Respiratory Issues from Mold Exposure
One type of mold that affects the respiratory system is the Aspergillosis Fumigatus mold. When you breathe in Aspergillosis spores, you can develop an infection that causes coughing, wheezing, chest pain, and a fever. If your immune system is healthy, you may not feel any effects from Aspergillus exposure. Though, people with chronic lung problems or weakened immune systems are more susceptible.
Pulmonary Aspergillosis develops in people who have damaged lungs or lung disorders. These conditions create abnormal spaces in the lungs where fungus can grow. Mold spores can colonize inside lung cavities that exist due to diseases like emphysema and tuberculosis.
When the mold infection travels through the bloodstream, other organs can be infected, such as the brain, skin, kidneys, and liver. This is an extremely serious condition and can be fatal.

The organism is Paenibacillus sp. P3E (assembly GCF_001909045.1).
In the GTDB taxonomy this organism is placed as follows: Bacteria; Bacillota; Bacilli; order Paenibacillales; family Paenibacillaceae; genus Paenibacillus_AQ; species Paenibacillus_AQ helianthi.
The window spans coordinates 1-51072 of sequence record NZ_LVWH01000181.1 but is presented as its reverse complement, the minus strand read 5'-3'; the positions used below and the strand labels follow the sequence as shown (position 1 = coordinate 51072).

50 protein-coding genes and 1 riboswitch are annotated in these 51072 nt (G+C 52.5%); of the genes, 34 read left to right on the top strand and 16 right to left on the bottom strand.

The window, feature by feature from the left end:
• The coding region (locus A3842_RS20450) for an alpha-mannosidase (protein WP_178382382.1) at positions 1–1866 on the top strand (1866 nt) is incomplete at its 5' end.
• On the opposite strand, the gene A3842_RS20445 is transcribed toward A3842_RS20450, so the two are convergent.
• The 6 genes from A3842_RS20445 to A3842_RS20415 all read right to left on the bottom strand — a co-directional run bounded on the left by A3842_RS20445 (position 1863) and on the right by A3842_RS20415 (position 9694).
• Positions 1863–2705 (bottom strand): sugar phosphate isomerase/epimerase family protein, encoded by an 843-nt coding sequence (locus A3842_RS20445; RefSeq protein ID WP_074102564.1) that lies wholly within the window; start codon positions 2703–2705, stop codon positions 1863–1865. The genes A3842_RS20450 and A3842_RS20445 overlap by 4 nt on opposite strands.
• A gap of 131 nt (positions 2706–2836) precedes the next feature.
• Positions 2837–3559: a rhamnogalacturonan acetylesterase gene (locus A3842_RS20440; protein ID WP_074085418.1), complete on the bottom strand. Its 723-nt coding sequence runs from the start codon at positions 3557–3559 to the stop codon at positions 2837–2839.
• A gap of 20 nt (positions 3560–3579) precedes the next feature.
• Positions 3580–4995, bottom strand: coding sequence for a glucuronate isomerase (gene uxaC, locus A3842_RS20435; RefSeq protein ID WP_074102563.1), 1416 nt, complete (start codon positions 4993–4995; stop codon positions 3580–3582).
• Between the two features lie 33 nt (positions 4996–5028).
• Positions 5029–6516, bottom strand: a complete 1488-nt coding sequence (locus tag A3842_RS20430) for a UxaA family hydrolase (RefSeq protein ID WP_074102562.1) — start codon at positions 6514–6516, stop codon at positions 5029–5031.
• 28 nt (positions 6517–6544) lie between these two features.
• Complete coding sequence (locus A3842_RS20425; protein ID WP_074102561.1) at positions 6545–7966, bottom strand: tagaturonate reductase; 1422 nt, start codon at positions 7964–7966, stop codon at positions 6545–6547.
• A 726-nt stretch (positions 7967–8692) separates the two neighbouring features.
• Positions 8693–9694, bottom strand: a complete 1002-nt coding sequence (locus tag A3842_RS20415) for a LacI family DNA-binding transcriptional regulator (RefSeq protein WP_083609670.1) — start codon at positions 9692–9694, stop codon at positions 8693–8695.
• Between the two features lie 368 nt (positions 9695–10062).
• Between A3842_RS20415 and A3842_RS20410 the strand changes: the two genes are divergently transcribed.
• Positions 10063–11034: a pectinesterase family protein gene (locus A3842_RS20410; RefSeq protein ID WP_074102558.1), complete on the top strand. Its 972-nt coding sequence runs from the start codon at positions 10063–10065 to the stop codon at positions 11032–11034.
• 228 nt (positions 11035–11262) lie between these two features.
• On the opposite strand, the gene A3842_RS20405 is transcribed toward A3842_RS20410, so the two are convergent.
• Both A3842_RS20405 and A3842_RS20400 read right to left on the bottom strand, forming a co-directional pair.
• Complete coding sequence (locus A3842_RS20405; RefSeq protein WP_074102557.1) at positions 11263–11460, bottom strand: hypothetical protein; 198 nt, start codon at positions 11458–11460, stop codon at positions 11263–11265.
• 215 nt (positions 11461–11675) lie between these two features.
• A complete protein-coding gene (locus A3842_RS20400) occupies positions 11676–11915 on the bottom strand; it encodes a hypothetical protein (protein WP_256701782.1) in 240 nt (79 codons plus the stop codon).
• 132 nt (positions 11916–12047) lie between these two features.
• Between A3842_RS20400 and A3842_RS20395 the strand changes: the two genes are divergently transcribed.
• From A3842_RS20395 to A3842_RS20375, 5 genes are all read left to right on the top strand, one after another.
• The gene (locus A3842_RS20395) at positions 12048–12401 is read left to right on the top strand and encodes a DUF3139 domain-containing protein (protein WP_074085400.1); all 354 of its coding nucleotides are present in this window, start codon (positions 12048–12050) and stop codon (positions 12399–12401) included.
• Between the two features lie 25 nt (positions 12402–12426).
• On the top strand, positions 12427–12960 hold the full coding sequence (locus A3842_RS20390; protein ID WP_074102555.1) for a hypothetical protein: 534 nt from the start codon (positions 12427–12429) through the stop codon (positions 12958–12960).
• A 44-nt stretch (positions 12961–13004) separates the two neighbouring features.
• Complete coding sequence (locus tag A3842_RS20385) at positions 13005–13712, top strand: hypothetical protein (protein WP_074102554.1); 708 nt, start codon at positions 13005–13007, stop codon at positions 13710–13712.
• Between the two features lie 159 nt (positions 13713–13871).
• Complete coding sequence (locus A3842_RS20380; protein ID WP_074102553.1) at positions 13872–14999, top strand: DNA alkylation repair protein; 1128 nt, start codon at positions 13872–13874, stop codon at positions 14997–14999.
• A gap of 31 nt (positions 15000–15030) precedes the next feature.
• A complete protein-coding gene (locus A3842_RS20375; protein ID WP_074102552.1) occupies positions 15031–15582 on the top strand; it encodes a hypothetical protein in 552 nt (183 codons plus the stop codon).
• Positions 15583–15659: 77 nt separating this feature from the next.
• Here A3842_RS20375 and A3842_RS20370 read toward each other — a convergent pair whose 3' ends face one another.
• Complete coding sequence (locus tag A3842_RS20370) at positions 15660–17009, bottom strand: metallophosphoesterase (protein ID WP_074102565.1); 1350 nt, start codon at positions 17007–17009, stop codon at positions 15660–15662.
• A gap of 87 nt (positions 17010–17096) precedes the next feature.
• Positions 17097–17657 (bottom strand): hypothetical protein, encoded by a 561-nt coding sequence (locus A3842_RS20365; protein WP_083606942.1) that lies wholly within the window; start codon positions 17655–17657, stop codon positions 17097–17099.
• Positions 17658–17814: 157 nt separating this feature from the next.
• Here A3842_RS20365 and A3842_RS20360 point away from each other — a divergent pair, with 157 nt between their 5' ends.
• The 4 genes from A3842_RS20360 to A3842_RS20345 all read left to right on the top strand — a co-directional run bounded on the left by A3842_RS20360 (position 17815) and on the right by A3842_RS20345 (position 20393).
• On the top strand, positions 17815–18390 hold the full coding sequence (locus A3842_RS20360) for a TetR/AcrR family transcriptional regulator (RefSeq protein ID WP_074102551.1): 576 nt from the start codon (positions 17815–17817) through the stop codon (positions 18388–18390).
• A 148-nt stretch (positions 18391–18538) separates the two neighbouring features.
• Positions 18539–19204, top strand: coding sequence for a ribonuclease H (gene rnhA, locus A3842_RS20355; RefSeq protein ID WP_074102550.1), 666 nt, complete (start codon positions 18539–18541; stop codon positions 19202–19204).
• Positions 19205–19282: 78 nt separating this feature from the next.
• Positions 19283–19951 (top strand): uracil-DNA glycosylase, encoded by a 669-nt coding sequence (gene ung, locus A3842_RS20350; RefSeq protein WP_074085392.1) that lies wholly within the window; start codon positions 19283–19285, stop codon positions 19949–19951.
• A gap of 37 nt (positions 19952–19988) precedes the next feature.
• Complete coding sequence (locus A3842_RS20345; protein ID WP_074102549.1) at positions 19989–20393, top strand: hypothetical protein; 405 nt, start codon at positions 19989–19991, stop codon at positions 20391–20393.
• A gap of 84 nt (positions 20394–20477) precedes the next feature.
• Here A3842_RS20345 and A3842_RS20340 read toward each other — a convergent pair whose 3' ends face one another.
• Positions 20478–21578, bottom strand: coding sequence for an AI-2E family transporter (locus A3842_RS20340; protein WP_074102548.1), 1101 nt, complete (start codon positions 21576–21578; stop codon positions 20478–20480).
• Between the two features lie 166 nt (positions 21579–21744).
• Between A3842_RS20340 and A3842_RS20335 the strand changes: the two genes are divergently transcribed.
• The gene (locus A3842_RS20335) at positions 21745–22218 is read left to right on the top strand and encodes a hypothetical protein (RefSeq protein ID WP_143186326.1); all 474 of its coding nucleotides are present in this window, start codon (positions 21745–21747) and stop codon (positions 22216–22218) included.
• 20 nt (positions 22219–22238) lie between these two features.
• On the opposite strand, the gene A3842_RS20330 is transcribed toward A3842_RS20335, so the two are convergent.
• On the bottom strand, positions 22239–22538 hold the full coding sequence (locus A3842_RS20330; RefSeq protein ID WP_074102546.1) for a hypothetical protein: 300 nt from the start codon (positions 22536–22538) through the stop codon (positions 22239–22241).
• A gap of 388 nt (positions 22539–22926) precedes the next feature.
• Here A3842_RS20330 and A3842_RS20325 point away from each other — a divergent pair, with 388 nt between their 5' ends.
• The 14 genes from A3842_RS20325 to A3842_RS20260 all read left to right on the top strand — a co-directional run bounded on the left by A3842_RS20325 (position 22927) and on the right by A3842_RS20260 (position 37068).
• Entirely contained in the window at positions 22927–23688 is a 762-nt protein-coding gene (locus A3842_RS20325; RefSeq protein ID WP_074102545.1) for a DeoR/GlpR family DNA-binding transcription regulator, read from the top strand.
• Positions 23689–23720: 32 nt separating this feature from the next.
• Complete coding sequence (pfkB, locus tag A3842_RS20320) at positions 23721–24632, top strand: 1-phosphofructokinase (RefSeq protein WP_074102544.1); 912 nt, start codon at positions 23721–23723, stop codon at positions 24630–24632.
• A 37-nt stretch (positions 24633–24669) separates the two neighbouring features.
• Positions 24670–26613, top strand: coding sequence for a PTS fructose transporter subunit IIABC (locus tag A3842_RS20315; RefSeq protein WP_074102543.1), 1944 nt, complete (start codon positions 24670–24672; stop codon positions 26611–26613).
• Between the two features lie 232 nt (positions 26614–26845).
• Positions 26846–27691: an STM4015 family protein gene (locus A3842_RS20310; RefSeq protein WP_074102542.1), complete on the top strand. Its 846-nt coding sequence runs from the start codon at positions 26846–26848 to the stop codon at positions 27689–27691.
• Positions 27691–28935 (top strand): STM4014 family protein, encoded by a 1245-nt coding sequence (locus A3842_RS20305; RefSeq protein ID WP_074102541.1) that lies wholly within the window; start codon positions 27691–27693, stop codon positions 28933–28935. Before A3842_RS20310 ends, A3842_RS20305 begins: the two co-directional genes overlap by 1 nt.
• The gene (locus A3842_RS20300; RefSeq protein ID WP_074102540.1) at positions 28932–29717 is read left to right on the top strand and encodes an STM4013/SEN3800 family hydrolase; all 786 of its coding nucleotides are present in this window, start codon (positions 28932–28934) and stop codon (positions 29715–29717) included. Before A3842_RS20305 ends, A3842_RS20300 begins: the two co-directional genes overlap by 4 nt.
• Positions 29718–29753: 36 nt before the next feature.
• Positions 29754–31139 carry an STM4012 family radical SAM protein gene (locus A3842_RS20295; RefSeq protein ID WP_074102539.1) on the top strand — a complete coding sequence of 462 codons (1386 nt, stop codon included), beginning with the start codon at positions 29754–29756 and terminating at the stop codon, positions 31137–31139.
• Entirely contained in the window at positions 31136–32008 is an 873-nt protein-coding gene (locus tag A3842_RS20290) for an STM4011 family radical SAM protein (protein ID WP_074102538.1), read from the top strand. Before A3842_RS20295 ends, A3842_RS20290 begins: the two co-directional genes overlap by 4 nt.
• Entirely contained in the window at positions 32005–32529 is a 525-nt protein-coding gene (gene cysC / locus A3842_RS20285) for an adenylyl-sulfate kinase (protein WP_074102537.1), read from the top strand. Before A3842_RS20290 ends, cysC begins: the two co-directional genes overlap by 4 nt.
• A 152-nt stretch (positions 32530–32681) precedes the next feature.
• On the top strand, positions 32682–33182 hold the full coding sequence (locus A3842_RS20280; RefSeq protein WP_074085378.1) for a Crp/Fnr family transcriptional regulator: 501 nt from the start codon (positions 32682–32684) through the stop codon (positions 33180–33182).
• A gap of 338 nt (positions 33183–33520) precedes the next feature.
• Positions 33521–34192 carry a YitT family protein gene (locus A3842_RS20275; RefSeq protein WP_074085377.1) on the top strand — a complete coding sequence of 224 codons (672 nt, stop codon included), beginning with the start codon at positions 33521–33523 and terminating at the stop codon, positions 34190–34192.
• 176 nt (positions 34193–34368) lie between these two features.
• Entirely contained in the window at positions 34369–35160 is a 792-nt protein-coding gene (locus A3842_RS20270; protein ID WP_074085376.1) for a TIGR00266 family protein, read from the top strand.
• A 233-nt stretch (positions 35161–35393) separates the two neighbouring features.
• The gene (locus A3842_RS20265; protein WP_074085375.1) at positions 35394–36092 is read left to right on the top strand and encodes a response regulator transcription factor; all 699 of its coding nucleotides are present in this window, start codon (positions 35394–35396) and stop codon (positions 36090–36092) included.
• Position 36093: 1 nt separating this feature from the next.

Up to ten percent of the population has had an allergic reaction to Aspergillosis. This is called Bronchopulmonary Aspergillosis (ABPA). As a result, the lungs and air passages become inflamed. Symptoms are similar to those with cystic fibrosis or asthma. People experience coughing, wheezing, and difficulty breathing.
Other symptoms of Aspergillosis include chills, shortness of breath, liver or kidney failure, and shock. Severe cases can include bleeding from the lungs, coughing blood, worsening of asthma, and increased mucus secretions.